Solved

Where Is Microsoft Access RunSavedImportExport Command

Posted on 2010-07-09
1,136 Views
Last Modified: 2013-11-27
I have an Access 2007 Import Specification that I want to run as a scheduled task in Windows XP. No problem with the scheduled task if I can get the macro to work, but the RunSavedImportExport command doesn't appear in my macro designer.

I've read that, to use this command, the location of the import specification must be trusted. I can't ferret out where Microsoft has chosen to hide these files, but I trusted the Office directory and its subfolders and am hoping it's hiding someplace in there. Still, I see no command.

Help! Or is there a switch which will allow this import specification be run from the command line in a scheduled task without a macro?

Thanks!
0
Question by:davewalter1
    13 Comments
     
    LVL 46

    Expert Comment

    by:Dale Fye (Access MVP)
    I'm assuming that you have an Access database, which contains a Autoexec macro, or startup form which is what will fire the import action, when run as a scheduled task.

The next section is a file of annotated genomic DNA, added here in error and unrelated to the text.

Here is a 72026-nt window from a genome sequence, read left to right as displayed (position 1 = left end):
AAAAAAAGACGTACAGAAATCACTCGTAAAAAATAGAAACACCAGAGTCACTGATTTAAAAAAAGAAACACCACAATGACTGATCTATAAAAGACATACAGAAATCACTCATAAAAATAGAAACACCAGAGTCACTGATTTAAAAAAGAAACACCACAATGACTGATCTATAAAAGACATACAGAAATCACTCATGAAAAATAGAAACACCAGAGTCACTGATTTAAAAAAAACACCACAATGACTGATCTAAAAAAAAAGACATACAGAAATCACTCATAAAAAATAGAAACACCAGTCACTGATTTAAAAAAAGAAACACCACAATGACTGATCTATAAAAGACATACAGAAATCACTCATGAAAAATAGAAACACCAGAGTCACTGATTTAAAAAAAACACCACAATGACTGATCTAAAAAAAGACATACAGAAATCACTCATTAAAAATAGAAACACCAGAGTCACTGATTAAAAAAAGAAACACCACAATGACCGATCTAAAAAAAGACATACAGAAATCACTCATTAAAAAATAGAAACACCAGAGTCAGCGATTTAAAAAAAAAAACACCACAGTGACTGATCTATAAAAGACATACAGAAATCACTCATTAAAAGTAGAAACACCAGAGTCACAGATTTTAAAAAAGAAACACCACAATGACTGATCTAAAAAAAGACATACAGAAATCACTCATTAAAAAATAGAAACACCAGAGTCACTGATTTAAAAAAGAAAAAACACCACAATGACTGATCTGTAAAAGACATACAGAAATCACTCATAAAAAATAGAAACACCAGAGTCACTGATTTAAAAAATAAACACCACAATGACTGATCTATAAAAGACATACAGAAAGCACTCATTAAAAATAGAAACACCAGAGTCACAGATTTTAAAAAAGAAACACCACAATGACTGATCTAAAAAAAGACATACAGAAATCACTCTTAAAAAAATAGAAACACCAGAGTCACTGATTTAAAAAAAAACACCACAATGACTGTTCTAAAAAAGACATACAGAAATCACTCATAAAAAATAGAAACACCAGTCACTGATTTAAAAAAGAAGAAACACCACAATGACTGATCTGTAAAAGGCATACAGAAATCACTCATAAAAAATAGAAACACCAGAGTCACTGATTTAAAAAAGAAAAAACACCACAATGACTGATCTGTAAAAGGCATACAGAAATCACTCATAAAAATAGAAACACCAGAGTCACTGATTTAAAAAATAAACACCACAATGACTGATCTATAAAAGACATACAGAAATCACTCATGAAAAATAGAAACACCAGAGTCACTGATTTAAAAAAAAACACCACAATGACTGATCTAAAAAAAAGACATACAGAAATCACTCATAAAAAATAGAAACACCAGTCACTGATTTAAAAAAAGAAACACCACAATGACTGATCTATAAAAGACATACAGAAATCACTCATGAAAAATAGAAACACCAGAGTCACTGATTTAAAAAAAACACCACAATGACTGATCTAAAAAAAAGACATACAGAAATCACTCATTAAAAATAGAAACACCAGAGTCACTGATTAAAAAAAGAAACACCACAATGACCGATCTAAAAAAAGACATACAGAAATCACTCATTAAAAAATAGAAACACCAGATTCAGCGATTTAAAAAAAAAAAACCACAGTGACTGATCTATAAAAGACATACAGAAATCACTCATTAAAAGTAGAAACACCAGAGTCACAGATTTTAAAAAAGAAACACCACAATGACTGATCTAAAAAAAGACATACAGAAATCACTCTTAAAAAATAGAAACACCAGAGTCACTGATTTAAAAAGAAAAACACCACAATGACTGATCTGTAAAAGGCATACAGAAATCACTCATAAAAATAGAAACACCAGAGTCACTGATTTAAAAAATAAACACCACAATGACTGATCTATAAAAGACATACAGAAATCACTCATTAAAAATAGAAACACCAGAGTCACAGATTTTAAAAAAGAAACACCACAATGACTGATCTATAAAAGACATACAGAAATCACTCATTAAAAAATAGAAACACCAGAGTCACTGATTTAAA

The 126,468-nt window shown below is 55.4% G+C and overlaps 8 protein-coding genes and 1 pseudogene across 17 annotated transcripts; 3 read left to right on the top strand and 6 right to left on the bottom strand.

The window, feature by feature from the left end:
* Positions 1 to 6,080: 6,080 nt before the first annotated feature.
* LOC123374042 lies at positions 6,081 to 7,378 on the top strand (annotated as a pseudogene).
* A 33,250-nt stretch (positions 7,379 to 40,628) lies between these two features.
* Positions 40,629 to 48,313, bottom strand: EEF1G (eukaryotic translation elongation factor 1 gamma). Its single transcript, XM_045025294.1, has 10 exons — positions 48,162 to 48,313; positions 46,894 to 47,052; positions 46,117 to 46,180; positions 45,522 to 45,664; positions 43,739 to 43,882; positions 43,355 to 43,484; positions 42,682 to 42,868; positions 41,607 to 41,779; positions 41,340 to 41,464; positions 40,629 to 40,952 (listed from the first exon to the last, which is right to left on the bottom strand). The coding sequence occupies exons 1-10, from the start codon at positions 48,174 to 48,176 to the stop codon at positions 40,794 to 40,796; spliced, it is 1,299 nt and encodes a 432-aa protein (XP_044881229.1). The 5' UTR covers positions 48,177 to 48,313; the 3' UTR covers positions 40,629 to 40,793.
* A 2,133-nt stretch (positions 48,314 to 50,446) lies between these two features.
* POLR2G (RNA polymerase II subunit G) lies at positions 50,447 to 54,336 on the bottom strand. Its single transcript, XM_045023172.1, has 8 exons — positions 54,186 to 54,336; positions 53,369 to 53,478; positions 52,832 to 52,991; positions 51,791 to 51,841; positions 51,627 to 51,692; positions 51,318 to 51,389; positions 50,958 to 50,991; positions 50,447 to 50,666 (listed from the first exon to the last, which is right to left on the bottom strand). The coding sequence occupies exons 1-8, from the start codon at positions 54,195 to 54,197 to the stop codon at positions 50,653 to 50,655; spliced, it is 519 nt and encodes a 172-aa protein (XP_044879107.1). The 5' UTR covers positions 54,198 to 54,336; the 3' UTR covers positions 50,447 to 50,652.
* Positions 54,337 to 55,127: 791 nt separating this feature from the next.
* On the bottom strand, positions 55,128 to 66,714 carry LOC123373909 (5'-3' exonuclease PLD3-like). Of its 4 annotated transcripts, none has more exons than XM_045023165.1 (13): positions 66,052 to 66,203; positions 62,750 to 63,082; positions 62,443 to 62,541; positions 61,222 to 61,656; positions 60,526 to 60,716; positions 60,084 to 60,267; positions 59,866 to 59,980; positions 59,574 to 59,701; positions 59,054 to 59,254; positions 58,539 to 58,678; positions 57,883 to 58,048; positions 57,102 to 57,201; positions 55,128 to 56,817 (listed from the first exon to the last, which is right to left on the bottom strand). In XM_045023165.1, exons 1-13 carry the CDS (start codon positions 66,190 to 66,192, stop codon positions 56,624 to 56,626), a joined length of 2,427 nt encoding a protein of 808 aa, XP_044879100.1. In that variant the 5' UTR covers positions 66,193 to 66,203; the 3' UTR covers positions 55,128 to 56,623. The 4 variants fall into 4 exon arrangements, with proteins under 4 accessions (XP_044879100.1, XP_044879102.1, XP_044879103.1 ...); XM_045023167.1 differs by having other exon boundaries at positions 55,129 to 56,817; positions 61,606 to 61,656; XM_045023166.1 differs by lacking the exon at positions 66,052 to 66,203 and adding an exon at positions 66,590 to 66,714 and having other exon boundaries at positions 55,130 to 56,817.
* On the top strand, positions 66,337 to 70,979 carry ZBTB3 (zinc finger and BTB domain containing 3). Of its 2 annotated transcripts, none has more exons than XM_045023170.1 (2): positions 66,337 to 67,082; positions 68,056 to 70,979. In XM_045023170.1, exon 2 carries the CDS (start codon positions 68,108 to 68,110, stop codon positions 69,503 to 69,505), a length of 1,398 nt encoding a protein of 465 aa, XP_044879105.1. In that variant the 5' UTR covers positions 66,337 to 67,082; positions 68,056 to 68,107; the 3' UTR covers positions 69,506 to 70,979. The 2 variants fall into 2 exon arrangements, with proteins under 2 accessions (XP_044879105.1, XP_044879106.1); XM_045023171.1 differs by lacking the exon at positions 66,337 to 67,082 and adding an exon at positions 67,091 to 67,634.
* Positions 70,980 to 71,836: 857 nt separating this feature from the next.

To do this in 2007, you need to make sure that this file (the mdb or accdb) is in one of your trusted locations.  To add a directory as a trusted location you must:
    1.  Open Access
    2.  Click the Windows icon in the upper left corner
    3.  Click the Access Options at the bottom of the dialog
    4.  Click "Trust Center" on the left side of the "Access Options" dialog
    5.  Click the "Trust Center Settings" (middle right of the dialog) button
    6.  Click the Trusted Locations button
    7.  Fill in the appropriate boxes.  Unfortunately, my work has disabled this feature so I cannot drill down any further.

    7.  Click the "Add new location"
    0
     

    Author Comment

    by:davewalter1
    Thanks!

    I've gotten that far. As far as I can tell, everything that could possibly be related to Access or my database is trusted.
    0
     
    LVL 119

    Expert Comment

    by:Rey Obrero
    <is there a switch which will allow this import specification be run from the command line in a scheduled task without a macro?>

    you need to create a Macro that will be called in the command line.

    in the macro, you will specify the name of the Import Specification you created.
    and the other parameters..